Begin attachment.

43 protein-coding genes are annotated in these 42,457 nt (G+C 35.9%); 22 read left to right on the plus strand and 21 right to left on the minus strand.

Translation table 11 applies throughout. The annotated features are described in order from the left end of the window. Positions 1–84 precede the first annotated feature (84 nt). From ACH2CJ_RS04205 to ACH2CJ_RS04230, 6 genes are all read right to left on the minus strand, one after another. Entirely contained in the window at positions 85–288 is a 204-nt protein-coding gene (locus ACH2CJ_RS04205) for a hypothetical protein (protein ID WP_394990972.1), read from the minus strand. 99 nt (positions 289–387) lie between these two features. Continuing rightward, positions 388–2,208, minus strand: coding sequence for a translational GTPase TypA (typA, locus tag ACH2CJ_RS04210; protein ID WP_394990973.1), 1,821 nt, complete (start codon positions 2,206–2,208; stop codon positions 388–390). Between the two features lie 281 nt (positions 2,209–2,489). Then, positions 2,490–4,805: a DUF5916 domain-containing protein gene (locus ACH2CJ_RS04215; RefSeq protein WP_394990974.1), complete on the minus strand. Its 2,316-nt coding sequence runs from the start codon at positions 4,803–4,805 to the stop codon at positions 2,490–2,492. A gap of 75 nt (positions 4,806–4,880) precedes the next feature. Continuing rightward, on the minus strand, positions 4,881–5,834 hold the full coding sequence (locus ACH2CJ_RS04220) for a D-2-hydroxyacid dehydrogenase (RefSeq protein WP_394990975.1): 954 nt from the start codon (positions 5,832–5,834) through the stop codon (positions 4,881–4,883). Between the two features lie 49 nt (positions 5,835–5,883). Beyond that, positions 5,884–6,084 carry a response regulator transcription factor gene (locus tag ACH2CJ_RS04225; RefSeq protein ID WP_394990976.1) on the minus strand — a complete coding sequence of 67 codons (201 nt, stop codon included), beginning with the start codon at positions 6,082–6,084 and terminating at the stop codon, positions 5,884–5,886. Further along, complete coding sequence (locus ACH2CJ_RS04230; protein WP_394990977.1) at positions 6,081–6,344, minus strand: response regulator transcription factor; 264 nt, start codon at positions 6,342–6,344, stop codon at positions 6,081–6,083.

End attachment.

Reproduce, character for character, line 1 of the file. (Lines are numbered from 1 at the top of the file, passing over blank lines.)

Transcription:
43 protein-coding genes are annotated in these 42,457 nt (G+C 35.9%); 22 read left to right on the plus strand and 21 right to left on the minus strand.